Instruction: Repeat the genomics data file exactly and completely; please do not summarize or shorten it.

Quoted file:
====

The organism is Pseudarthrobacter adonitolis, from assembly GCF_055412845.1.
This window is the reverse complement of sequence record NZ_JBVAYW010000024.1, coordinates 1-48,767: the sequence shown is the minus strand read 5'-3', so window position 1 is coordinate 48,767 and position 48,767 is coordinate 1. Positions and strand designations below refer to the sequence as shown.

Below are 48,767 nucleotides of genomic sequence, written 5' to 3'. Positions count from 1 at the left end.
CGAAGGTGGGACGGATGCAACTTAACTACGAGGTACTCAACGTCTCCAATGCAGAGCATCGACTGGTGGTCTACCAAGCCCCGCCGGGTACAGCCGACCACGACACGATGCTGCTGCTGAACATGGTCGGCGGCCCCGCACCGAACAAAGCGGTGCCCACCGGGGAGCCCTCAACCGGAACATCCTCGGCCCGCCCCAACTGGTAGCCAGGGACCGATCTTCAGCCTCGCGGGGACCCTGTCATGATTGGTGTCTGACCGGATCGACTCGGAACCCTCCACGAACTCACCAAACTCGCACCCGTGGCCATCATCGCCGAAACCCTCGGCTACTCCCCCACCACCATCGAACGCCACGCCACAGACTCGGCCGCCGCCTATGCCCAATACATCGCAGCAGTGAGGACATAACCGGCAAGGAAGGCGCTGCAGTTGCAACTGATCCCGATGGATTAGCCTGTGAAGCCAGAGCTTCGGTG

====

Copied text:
The organism is Pseudarthrobacter adonitolis, from assembly GCF_055412845.1.
This window is the reverse complement of sequence record NZ_JBVAYW010000024.1, coordinates 1-48,767: the sequence shown is the minus strand read 5'-3', so window position 1 is coordinate 48,767 and position 48,767 is coordinate 1. Positions and strand designations below refer to the sequence as shown.

Below are 48,767 nucleotides of genomic sequence, written 5' to 3'. Positions count from 1 at the left end.
CGAAGGTGGGACGGATGCAACTTAACTACGAGGTACTCAACGTCTCCAATGCAGAGCATCGACTGGTGGTCTACCAAGCCCCGCCGGGTACAGCCGACCACGACACGATGCTGCTGCTGAACATGGTCGGCGGCCCCGCACCGAACAAAGCGGTGCCCACCGGGGAGCCCTCAACCGGAACATCCTCGGCCCGCCCCAACTGGTAGCCAGGGACCGATCTTCAGCCTCGCGGGGACCCTGTCATGATTGGTGTCTGACCGGATCGACTCGGAACCCTCCACGAACTCACCAAACTCGCACCCGTGGCCATCATCGCCGAAACCCTCGGCTACTCCCCCACCACCATCGAACGCCACGCCACAGACTCGGCCGCCGCCTATGCCCAATACATCGCAGCAGTGAGGACATAACCGGCAAGGAAGGCGCTGCAGTTGCAACTGATCCCGATGGATTAGCCTGTGAAGCCAGAGCTTCGGTG